Unsticking Dried Woodglue

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Forum topic by LeeGladman posted 02-06-2011 09:26 PM 4484 views 0 times favorited 4 replies Add to Favorites Watch
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2 posts in 2110 days

02-06-2011 09:26 PM

Topic tags/keywords: butchers block woodglue unstick tip question

Hi All,

I need help with a problem I’ve encountered building a small kitchen Island/builders block.
I need to unglue a butchers block that I have made.

A few months ago I began working on an project composed of two parts.

the first was to be an old school end-grain butchers block made of steamed beech
(traditionally used by butchers here in the UK),
measuring 850mm long X 450mm wide X 150mm deep.

The second component was a kitchen island/cabinet containing 2 full width drawers that allowed the butchers block to rest at bench-top height when completed.
I’ve had no problem with this second part and have finished it completely.

I began building the end-grain butchers block by sawing all the component pieces (64 pieces 95X45X150mm deep framed all round by 45mm thick by 150mm deep frame. At this point it was all looking good and I went so far as to drill 2 x through the 450mm width of the block to reinforce/ clamp the block together using 10mm rebar, nuts and washers.

All this was dry fitted, then glued (with standard PVA wood glue), & clamped in place and at the end I had a lovely looking butchers block.
Fast forwarding a few weekends, I had now completed the cabinetry for this to sit on when I noticed that the butchers block itself had started splitting at the seams.

The steamed beech had started to warp and move to such an extent that in several places I could see right through the 5mm (1/8 inch) gaps that had opened up in my lovely work. (i’d say 50 percent of the joints remain perfect and the remaining 50 are all shifting and warping).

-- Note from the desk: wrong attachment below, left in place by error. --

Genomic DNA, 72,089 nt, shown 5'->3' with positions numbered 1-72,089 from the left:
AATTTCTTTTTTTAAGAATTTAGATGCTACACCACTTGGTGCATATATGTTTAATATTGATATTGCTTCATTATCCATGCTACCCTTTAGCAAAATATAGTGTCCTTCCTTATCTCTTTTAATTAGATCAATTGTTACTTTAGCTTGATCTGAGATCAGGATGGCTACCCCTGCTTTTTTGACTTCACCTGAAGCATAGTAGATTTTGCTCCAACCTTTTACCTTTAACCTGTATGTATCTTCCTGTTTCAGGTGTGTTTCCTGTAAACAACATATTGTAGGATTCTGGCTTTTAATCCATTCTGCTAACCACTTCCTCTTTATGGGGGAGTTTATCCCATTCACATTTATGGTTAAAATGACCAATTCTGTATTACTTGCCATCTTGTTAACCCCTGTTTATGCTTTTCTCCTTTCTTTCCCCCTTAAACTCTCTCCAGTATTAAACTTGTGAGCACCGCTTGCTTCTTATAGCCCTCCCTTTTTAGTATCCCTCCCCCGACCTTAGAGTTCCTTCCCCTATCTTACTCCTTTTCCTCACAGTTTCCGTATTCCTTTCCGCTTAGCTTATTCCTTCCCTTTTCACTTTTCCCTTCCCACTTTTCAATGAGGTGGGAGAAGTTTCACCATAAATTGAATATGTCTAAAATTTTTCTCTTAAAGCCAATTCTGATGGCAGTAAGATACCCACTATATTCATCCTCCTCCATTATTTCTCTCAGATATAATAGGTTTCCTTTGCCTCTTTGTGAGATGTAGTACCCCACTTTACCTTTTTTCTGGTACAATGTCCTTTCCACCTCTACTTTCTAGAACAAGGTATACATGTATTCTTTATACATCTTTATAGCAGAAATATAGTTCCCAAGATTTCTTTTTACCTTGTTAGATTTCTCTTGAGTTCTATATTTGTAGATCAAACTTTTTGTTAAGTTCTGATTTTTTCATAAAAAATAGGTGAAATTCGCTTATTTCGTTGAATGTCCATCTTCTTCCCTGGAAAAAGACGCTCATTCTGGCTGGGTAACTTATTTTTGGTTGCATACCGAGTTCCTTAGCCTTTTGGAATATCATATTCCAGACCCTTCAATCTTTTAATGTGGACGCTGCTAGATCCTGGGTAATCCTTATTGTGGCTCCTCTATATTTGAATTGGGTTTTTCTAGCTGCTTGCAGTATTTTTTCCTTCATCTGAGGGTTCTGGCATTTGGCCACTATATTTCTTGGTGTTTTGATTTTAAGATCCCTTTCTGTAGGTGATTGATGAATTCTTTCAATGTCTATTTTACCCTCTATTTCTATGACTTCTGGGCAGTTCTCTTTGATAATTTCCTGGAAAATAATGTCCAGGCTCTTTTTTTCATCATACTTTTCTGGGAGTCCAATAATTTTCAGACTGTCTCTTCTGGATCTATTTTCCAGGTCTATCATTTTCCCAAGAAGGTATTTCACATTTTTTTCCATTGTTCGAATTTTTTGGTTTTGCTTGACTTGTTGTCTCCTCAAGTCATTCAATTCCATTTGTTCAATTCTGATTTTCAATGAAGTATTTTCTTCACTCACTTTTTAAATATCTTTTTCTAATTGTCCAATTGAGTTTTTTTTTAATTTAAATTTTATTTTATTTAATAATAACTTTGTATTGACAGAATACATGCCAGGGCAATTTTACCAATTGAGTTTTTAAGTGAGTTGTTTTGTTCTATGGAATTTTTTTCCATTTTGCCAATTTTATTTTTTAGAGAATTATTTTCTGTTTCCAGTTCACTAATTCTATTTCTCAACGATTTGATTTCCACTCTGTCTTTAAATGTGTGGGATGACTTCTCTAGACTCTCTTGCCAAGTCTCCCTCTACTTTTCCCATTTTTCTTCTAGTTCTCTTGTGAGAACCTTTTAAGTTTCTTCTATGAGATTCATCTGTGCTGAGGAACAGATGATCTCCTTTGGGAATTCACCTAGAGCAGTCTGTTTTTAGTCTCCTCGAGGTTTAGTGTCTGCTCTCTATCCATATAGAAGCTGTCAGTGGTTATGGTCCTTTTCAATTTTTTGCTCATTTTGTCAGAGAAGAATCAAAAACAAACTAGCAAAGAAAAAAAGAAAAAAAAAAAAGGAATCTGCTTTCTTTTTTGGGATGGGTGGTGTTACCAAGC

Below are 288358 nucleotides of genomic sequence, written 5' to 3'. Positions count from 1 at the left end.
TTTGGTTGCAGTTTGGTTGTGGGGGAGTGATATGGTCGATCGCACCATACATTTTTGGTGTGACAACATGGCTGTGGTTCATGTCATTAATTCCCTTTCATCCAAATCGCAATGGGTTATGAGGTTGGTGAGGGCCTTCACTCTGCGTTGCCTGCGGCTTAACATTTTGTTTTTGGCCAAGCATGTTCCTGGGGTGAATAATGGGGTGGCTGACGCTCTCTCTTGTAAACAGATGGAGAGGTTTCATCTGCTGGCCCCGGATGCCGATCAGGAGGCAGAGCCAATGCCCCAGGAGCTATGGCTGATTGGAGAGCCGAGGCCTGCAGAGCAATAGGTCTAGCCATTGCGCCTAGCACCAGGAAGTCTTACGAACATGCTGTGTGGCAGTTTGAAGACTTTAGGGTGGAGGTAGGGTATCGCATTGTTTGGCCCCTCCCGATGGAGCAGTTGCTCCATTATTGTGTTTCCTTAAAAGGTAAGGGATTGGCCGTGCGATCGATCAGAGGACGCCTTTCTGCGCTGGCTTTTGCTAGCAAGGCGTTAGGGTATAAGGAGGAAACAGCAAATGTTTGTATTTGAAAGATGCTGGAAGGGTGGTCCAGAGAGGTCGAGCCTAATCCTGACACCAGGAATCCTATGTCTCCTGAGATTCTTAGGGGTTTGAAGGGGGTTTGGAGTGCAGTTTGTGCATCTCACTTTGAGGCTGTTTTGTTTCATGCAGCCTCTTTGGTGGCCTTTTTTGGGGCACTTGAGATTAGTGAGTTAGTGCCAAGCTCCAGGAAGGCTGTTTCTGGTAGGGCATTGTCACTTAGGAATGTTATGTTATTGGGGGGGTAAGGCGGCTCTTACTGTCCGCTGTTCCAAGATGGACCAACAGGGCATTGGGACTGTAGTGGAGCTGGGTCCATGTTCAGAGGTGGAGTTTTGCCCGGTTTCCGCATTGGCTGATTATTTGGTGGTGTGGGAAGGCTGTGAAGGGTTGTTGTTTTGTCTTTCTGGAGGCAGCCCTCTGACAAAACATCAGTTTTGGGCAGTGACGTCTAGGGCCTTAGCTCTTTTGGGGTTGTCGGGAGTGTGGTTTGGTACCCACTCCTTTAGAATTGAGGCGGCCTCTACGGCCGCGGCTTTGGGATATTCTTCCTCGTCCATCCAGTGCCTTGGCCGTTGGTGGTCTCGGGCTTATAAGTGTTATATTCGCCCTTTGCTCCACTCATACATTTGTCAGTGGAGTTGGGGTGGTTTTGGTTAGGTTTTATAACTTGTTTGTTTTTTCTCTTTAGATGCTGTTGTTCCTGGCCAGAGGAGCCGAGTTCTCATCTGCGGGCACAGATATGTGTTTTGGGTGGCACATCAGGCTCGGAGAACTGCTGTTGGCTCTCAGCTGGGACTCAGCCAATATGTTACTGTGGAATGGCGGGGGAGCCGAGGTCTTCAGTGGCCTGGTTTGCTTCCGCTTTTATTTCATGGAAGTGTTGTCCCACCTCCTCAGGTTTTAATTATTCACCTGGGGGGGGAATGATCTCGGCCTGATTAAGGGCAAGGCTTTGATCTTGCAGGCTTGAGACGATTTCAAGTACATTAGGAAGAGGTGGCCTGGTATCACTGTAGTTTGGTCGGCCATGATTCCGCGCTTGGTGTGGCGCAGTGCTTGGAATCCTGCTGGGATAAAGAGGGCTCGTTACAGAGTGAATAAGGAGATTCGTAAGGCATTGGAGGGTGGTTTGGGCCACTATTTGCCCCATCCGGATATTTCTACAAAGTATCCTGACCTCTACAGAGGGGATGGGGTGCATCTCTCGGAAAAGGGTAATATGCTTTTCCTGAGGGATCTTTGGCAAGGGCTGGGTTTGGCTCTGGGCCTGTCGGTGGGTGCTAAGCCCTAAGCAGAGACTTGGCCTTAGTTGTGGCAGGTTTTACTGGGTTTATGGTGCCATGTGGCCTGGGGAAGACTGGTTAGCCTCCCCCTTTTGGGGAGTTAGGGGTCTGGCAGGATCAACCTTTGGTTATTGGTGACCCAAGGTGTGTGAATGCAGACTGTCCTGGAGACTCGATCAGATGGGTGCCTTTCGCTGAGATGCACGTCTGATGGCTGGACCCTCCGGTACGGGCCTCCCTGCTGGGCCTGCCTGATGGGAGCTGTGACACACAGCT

I’m now at a point where I want to unglue the whole mess and start again, and I have 2 questions for you knowledgable and experienced lot that I’d appreciate some help with.

1.. How do I go about unsticking the whole mess?

I’ve tried heat from an iron.. it works very well, although only where I can get direct application of heat to the woodglue, and as such is impossible to get into the joints that I need to get unstuck.

I tried using one of my japanese handsaws to make very fine cuts along the joints, but the friction seems to melt the glue, clog the blade and render them ineffective.

I’ve tried injecting white vinegar via a syringe onto the joints, but this doesn’t seem to work. (Although I’d be willing to hear of anyone who has done this successfully)?

I’ve heard of people using steam, and this may be the next step.. but I would assume then all my pieces would need to be dried again for (I don’t know ) how long before I could attempt re-assembling the whole lot?

And lastly, and almost more importantly.. How do I prevent this from happening again?

Anyone with any ideas/experience on how to go about the process of unsticking this amount of glue and making it all work a 2nd time around would be gratefully revered in our household for years to come.

I hope this is clear and understandable, I’ll try and post some pictures of the problem tomorrow.



-- Technology has done us one great service: It has retaught us the delight of performing simple and primordial tasks - chopping wood, building a fire and drawing water from a spring.

4 replies so far

View abie's profile


812 posts in 3188 days

#1 posted 02-06-2011 11:55 PM

if the glue is titebond II then you can unglue it in a microwave..

-- Bruce. a mind is like a book it is only useful when open.

View dbhost's profile


5590 posts in 2649 days

#2 posted 02-07-2011 12:22 AM

Or steam… Titebond II doesn’t seem to like steam all that well… TB III however is a totally different story…

-- My workshop blog can be found at

View Loren's profile (online now)


8158 posts in 3065 days

#3 posted 02-07-2011 01:22 AM

Build a steam chamber or some sort of sweat lodge. Put the wood in it
on top of some sort of support the steam can go through. Steam the
heck out of it with a couple of hotpots, a wallpaper steamer, or

The heat from the steam will melt holes in plastic, so don’t rest
your workpiece on an inverted milk crate with a steamer underneath.
I burned through a milk crate doing this. To be fair, my steam project
was successful, but I would have preferred not to wreck the crate.

I used to make conga drums and experimented a lot with steaming
methods. I also discovered that PVA glue is no match for being steamed
in an enclosed environment.

View Bill White's profile

Bill White

4403 posts in 3378 days

#4 posted 02-07-2011 01:49 AM

Steam is going to work, but it will rehydrate the wood which will then have to be dried all over again. Seems like the wood was not well dried to begin with. I would contact the mfg. of the glue for suggestions.


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